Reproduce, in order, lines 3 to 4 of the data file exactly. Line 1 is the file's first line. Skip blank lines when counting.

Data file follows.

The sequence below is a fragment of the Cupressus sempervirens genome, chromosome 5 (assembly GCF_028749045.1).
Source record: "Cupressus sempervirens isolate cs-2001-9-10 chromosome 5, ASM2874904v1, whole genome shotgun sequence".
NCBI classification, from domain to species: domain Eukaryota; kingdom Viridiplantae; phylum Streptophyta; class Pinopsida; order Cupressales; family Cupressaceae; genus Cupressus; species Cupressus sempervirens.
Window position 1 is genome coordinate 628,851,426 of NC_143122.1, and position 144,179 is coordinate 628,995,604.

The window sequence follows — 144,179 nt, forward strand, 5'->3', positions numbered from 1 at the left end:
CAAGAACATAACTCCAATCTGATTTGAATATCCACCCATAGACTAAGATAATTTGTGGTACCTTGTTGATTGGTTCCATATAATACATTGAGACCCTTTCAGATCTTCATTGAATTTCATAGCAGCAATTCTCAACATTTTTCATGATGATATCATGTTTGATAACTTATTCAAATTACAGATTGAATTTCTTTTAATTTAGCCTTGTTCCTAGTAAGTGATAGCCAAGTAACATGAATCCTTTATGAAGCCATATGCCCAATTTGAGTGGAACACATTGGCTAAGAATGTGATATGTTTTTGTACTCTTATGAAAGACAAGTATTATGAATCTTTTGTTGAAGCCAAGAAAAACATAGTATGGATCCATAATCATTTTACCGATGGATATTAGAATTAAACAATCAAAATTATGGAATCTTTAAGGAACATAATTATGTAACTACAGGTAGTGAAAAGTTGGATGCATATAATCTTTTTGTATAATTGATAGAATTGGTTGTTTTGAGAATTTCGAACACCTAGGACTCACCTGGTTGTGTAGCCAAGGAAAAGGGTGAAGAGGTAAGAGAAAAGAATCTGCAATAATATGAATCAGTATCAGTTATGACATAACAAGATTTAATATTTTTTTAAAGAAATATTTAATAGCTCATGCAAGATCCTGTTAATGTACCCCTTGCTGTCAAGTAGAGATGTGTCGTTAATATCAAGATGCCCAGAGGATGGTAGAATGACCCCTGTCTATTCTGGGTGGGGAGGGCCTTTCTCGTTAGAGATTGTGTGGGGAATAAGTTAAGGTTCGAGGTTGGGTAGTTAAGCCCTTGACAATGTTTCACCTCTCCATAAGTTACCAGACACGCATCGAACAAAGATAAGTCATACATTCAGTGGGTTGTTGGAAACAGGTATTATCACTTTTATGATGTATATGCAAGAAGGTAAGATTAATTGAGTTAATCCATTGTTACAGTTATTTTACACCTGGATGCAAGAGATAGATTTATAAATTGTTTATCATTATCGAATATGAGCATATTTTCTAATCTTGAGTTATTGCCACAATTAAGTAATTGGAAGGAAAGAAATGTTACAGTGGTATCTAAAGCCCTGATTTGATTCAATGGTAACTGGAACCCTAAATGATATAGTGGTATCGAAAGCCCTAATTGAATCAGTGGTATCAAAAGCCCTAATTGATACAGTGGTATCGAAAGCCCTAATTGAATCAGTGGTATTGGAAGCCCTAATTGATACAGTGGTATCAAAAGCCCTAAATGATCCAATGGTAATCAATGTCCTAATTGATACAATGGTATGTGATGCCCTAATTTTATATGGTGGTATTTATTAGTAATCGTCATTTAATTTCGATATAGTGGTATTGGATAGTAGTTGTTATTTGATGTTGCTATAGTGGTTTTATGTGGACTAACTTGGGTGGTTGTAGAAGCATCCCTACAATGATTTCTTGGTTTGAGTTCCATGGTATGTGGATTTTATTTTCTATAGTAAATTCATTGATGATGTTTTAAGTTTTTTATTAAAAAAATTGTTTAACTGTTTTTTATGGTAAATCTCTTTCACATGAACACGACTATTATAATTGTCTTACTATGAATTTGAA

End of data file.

NCBI classification, from domain to species: domain Eukaryota; kingdom Viridiplantae; phylum Streptophyta; class Pinopsida; order Cupressales; family Cupressaceae; genus Cupressus; species Cupressus sempervirens.
Window position 1 is genome coordinate 628,851,426 of NC_143122.1, and position 144,179 is coordinate 628,995,604.